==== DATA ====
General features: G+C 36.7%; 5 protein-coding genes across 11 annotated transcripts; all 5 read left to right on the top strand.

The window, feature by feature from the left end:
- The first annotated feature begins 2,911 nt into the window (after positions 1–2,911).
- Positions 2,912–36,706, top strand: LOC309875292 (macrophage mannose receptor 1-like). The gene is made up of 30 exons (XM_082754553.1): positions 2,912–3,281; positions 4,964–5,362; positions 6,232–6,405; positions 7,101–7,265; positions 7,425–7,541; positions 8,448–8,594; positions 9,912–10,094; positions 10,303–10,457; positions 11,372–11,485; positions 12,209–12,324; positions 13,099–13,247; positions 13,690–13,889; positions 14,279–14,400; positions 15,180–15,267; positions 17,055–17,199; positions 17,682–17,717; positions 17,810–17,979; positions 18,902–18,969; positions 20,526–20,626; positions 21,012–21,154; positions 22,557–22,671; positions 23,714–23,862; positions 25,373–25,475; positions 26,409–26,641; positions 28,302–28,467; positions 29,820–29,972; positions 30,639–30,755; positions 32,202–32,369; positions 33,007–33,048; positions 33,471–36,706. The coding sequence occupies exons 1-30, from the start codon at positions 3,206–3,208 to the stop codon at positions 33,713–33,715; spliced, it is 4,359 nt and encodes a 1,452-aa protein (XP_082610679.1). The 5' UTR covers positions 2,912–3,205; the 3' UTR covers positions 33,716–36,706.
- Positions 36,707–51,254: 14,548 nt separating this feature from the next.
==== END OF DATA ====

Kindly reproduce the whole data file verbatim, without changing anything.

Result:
General features: G+C 36.7%; 5 protein-coding genes across 11 annotated transcripts; all 5 read left to right on the top strand.

The window, feature by feature from the left end:
- The first annotated feature begins 2,911 nt into the window (after positions 1–2,911).
- Positions 2,912–36,706, top strand: LOC309875292 (macrophage mannose receptor 1-like). The gene is made up of 30 exons (XM_082754553.1): positions 2,912–3,281; positions 4,964–5,362; positions 6,232–6,405; positions 7,101–7,265; positions 7,425–7,541; positions 8,448–8,594; positions 9,912–10,094; positions 10,303–10,457; positions 11,372–11,485; positions 12,209–12,324; positions 13,099–13,247; positions 13,690–13,889; positions 14,279–14,400; positions 15,180–15,267; positions 17,055–17,199; positions 17,682–17,717; positions 17,810–17,979; positions 18,902–18,969; positions 20,526–20,626; positions 21,012–21,154; positions 22,557–22,671; positions 23,714–23,862; positions 25,373–25,475; positions 26,409–26,641; positions 28,302–28,467; positions 29,820–29,972; positions 30,639–30,755; positions 32,202–32,369; positions 33,007–33,048; positions 33,471–36,706. The coding sequence occupies exons 1-30, from the start codon at positions 3,206–3,208 to the stop codon at positions 33,713–33,715; spliced, it is 4,359 nt and encodes a 1,452-aa protein (XP_082610679.1). The 5' UTR covers positions 2,912–3,205; the 3' UTR covers positions 33,716–36,706.
- Positions 36,707–51,254: 14,548 nt separating this feature from the next.